Considerations when creating a Revocable Living Trust in Florida

An Introduction and Overview to the Revocable Living Trust in Florida

In Florida, a living revocable trust is a helpful tool used to effectively and efficiently transfer assets after death while allowing individuals, known as grantors, to control such assets throughout their lifetime.

Further, as an added benefit trusts generally avoid the arduous probate process.

However, creating a living trust involves strategic planning and thorough consideration to make sure that the grantor’s intentions are carried out correctly and effectively.

The following article provides a list of important considerations that should guide the drafting of any living trust in Florida.


The Basics of a Revocable Living Trust in Florida

While many are familiar with the general purpose of living trust in Florida, particularly as it pertains to probate avoidance, it is imperative that each grantor understands how their trust works and the effect of each provision.

A living trust is a legal contract in which an individual (the “grantor” or “settlor”) transfers ownership of their assets to the trust in which they are allowed to retain control during their lifetime as the trustee.

A living revocable trust may be modified or revoked at any time during the lifetime of the grantor. However, upon the death or the incapacity of the grantor, a named successor trustee steps into the role of the grantor trustee to carry out the terms of the trust.

At death, the trust becomes irrevocable and cannot be modified or changed.


Revocable versus Irrevocable Living Trust

Florida law offers various types of living trusts to accommodate different needs and purposes. The two most common types of living trusts are revocable living trusts and irrevocable living trusts.

While revocable living trusts appear to be more popular, it is imperative to know the difference between the two when customizing an estate plan and consider factors such as the grantor’s testamentary goals, asset protection objectives and tax planning needs.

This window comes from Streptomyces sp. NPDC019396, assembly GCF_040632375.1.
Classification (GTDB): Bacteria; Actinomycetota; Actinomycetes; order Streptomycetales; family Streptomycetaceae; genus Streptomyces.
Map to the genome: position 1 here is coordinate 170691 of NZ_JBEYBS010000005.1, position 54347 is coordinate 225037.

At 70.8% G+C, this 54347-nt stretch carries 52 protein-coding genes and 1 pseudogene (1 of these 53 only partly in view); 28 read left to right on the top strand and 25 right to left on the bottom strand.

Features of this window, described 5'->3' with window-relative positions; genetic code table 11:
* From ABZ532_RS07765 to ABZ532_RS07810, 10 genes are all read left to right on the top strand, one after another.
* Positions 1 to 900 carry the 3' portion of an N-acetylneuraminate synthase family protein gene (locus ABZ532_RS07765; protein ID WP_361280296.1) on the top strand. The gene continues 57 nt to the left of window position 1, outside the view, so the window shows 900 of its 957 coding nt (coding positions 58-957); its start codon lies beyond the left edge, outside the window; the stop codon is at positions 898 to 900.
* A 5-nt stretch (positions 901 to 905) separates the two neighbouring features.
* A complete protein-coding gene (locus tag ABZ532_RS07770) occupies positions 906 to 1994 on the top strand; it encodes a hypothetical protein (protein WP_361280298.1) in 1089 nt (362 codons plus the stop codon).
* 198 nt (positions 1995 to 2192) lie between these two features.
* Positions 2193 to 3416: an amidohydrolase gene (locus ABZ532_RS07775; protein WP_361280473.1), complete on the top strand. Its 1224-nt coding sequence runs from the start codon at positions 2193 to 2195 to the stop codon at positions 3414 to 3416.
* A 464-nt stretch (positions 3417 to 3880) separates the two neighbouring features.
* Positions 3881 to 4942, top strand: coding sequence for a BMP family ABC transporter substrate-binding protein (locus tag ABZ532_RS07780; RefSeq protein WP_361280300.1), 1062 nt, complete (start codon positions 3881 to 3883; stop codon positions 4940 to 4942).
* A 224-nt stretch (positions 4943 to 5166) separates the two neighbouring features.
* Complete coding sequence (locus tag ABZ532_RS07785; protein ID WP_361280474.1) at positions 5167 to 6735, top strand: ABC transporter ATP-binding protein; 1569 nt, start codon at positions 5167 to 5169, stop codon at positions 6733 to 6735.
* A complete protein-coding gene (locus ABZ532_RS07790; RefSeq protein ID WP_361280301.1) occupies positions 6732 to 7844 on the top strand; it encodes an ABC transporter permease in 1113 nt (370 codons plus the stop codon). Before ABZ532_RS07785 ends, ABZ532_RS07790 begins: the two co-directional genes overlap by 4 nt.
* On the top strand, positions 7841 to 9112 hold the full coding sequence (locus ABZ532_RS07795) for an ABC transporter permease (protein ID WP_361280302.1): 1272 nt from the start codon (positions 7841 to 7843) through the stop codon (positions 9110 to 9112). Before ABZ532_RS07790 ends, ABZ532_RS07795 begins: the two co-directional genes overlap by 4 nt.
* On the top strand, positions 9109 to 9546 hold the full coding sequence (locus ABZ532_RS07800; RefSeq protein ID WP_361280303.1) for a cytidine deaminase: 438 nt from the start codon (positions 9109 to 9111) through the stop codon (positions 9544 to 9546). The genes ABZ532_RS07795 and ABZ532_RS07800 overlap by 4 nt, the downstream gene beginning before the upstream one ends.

A revocable living trust allows the grantor to control the trust assets and make changes to the trust document throughout their lifetime. The trust may also be revoked entirely. Revocable living trusts afford more flexibility for grantors.

Alternatively, an irrevocable trust cannot be modified or revoked by the grantor after it has been created. Benefits of the irrevocable trust include asset protection, reduction in estate taxes, as well as preserving government benefit eligibility. Despite these benefits, the biggest drawback to irrevocable trusts is that the grantor loses much control over the trust assets.


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Identifying Assets and Beneficiaries of the Trust

When the type of trust has been decided, the next step would be to identify the desired beneficiaries who will receive the assets held in the trust.

In most cases, beneficiaries are typically family members or close friends. However, charitable organizations and pets are also often named as beneficiaries.

Furthermore, grantors should always consider naming contingent beneficiaries in the event the primary beneficiaries predecease them or are somehow unable to inherit the assets.

Since a trust is only useful if it holds assets, identifying such assets and ensuring that they are properly titled in the name of the trust is an important step in this process.

Any asset not named in the trust is susceptible to being administered through the probate process.

Assets such as personal property, real estate, bank accounts, financial investments, and even business interests are often placed in the name of living trusts to avoid the probate process.


Selecting a Trustee

In a revocable living trust, the trustee is typically the grantor during the grantor’s lifetime with a named successor trustee upon the death, disability, or inability to serve as trustee of the grantor. The trustee has an important role in managing the assets for the benefit of the beneficiaries and making sure that the terms of the trust document are carried out pursuant to the grantor’s wishes.

While most grantors select close family members or friends to serve as their trustees, it is imperative to consider the following factors when selecting this fiduciary: